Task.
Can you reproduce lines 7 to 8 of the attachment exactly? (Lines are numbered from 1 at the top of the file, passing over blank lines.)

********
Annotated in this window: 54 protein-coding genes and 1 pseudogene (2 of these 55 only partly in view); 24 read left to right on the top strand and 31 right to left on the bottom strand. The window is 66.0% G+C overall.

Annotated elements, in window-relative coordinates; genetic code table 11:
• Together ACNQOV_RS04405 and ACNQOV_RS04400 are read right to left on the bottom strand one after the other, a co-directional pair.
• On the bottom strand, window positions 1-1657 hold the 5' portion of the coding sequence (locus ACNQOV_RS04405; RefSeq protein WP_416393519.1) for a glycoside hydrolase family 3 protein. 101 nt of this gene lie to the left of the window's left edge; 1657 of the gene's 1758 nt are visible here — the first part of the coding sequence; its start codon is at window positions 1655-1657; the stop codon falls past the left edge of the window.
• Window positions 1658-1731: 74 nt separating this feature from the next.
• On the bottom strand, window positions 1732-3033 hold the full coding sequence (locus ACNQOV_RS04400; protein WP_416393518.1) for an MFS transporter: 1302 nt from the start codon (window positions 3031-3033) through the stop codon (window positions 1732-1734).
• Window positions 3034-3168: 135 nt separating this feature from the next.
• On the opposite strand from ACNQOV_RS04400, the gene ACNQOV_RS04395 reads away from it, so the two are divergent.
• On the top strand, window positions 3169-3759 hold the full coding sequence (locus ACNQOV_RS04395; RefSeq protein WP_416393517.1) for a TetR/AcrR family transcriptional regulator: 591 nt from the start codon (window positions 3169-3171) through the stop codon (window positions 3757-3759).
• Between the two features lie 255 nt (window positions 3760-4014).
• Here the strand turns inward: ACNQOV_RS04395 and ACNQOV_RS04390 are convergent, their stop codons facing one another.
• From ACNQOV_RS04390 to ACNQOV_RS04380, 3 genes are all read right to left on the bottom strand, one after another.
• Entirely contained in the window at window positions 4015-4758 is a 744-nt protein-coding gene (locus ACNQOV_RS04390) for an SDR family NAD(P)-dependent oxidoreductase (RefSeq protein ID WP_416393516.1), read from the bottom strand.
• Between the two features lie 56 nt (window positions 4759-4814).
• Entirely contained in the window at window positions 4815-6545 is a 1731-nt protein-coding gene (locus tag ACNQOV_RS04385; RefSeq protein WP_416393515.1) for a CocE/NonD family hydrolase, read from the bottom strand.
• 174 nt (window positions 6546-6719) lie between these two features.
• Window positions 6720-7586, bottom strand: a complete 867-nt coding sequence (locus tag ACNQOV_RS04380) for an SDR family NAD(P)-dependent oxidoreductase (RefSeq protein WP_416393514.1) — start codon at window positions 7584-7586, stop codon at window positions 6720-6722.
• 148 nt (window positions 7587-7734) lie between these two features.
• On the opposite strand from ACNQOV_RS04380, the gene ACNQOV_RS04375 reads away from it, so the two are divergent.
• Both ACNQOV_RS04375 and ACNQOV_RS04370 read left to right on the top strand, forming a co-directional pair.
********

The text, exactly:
• Window positions 3034-3168: 135 nt separating this feature from the next.
• On the opposite strand from ACNQOV_RS04400, the gene ACNQOV_RS04395 reads away from it, so the two are divergent.